guys and says, “If you gentleman don’t mind sharing a two bedroom suite, I can
have your bags taken up immediately and one of the ladies is coming over from
the front desk with the registration forms and I’m charging you the same rate
as two singles.” Robin told them whenever they were coming to town, to please call
him first and he would take care of them, handed them his card, shook their
hands, turned to me and said, “Susan and I will meet you and Jan at the Isabel
Stewart Gardner Museum reception tomorrow night and we’ll leave early and go to
Figs for dinner, Todd owes me one!” Robin shook my hand and hugged me whispered
in my ear, “Fuck these assholes, I’ll bet you don’t spend more than 5 minutes
on business tonight.” With that, he told the bartender the balance of the evening
was on the house, waved goodbye and walked out. Oh, by the way, there was no
reception at the Gardiner. He just pulled it out of his ass! We did meet at
Figs and it was on the owner Todd English. Robin was right. We didn’t spend more than 5 minutes on business. I told them I had some ideas I was working on to improve our site
negotiations and they spent their time talking about their day in New Hampshire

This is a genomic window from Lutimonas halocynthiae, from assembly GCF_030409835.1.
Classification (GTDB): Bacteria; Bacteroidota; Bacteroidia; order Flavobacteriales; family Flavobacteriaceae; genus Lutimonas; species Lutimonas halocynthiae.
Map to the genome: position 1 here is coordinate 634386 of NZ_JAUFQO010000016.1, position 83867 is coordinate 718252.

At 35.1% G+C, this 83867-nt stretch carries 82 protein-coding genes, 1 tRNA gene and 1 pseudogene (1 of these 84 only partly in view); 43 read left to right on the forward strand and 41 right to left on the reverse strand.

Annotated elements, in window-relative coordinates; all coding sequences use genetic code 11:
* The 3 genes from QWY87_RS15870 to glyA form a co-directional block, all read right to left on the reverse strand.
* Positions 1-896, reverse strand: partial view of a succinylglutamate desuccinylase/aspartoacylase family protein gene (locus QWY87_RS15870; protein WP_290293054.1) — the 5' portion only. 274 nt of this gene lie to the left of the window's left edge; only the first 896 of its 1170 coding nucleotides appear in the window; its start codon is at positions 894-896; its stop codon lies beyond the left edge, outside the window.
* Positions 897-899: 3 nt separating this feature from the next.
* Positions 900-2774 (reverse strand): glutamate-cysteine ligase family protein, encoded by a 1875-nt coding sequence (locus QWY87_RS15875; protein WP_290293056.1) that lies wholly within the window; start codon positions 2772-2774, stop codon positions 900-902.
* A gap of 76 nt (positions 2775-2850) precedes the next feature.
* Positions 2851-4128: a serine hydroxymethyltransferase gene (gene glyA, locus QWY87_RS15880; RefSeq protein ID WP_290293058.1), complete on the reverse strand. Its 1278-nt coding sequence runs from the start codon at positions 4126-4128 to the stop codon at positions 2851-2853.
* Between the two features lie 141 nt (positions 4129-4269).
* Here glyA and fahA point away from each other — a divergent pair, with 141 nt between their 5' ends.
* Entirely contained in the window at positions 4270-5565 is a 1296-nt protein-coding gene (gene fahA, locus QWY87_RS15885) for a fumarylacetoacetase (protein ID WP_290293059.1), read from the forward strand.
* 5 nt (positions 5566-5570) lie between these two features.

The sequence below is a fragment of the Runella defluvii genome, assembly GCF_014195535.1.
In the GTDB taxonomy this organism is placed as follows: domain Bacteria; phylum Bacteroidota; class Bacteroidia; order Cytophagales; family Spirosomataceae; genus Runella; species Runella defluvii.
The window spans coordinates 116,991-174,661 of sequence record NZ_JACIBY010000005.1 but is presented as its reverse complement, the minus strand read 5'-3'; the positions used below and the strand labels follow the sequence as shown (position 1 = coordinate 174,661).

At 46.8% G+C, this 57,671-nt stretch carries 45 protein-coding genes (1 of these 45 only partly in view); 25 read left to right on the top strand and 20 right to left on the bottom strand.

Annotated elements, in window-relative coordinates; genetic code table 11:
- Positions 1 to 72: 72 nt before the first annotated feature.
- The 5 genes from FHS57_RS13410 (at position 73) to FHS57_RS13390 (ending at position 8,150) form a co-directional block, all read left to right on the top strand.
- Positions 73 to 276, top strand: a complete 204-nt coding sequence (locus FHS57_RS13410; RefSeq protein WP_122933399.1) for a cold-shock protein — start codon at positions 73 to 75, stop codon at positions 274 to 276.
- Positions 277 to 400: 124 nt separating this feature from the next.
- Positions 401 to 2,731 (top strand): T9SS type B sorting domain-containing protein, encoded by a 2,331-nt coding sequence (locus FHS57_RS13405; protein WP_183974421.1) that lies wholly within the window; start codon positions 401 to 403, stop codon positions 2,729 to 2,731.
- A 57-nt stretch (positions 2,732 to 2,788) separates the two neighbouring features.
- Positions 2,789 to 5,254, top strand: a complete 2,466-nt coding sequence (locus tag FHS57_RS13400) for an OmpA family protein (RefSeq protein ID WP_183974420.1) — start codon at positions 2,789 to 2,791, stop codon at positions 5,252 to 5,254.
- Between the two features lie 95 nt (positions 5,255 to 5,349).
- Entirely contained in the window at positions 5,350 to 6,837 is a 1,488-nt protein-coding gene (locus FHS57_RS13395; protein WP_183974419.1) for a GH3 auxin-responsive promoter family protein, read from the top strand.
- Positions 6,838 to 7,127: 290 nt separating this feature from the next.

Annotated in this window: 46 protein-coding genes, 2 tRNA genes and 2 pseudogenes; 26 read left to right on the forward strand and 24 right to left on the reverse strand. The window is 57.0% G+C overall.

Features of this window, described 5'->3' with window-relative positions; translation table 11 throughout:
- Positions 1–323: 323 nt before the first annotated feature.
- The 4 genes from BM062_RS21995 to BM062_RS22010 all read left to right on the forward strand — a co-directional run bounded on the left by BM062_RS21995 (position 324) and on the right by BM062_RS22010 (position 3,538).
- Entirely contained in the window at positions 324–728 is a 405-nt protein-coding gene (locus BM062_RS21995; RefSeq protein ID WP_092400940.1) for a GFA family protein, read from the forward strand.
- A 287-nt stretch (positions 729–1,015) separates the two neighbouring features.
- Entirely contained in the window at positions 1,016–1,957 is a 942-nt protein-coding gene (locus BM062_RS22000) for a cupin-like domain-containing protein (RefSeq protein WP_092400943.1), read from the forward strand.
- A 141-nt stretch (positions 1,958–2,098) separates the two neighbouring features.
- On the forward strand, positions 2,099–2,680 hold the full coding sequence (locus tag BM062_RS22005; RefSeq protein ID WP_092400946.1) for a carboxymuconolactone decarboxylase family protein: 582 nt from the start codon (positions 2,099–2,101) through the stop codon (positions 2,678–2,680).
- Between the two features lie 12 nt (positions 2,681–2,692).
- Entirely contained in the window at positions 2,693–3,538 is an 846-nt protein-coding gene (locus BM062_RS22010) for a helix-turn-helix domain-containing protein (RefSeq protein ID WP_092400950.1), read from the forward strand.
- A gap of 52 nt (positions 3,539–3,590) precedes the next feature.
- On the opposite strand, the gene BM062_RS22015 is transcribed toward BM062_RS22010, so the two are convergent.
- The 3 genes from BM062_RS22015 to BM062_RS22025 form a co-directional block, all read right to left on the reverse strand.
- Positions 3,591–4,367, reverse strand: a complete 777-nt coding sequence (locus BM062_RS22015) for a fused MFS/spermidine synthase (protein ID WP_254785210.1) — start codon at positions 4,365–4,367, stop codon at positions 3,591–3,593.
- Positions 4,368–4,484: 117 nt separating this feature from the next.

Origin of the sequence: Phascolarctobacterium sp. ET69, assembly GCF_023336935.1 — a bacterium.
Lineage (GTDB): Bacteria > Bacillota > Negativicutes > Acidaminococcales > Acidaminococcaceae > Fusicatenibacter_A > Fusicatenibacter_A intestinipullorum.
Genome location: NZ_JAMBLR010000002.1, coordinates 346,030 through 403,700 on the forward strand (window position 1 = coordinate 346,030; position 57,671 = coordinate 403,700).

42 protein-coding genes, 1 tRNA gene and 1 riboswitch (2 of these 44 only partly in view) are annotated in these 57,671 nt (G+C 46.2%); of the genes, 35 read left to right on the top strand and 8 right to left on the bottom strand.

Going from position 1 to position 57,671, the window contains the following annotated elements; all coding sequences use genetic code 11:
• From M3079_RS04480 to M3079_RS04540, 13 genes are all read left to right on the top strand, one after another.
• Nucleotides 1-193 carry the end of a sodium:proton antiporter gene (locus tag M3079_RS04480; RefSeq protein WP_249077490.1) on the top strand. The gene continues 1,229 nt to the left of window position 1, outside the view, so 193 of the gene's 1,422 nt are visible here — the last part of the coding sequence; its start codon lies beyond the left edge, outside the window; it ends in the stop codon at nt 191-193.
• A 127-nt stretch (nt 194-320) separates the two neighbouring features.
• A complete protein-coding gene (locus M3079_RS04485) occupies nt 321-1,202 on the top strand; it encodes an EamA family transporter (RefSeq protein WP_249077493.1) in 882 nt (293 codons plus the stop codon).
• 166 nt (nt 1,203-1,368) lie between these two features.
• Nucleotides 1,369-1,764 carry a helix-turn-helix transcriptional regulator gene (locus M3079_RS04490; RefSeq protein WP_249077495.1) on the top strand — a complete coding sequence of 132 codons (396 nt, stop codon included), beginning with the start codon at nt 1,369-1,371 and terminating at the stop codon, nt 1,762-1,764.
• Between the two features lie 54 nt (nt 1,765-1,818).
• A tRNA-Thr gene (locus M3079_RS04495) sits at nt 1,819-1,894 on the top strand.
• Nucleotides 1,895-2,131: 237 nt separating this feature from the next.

at the fucking factory. While they talked, I watched the Bruins game on the bar
TV. I wondered while watching the Bruins get their asses kicked by Montreal, if
these guys knew as much about factories as they did about radio.
I left them at the bar at 10 after they ordered a 3rd bottle of high priced wine. As I walked up quiet and snowy Commonwealth Avenue, I called Jan to meet me at on the corner of Hereford and Comm and we’d let the dog run for a while in the doggie park. She did, he did and I stood with my arm around Jan thinking about my weird evening. The only thing I knew for sure was,
I now had huge Image with my masters, thanks to Robin.
A sidebar, while they were drinking massive amounts of high
priced wine, I was drinking bourbon. Big Guy noticed I had ordered, Basil
Hayden (the 4 Seasons is one of the few bars in the country who carry it) he
launched into a long discussion of single batch bourbon vs. the scotch he
had sampled while playing the great golf courses of Scotland, this sidetracked
the conversation I was trying to have about the resistance we were getting from
the neighbors around the transmitter site, like I said, they could give a shit!
I knew then that we weren’t in this together.
My suspicions increased the next time I talked with Sorry Ass Ed. I told him that despite
loving not having the money guys looking over my shoulder all the time I had two real
problems I needed help with, the firstwas the increasing resistance by the neighbors to the planned improvements on the tower site and the other was the deteriorating relationship with one of the partners on the site. Sorry Ass said, “Don’t make any waves about the deal, leave it
as it stands!” He went on to tell me that the firm didn’t care about the problems,
my job was to solve the problems and get it done the way I said it was going to
happen. I told Sorry Ass, that there was a better way to do this and in long
run it would increase the value of the property and be cheaper. He looked me
straight in the eye and said “they don’t care, they just want the fees, the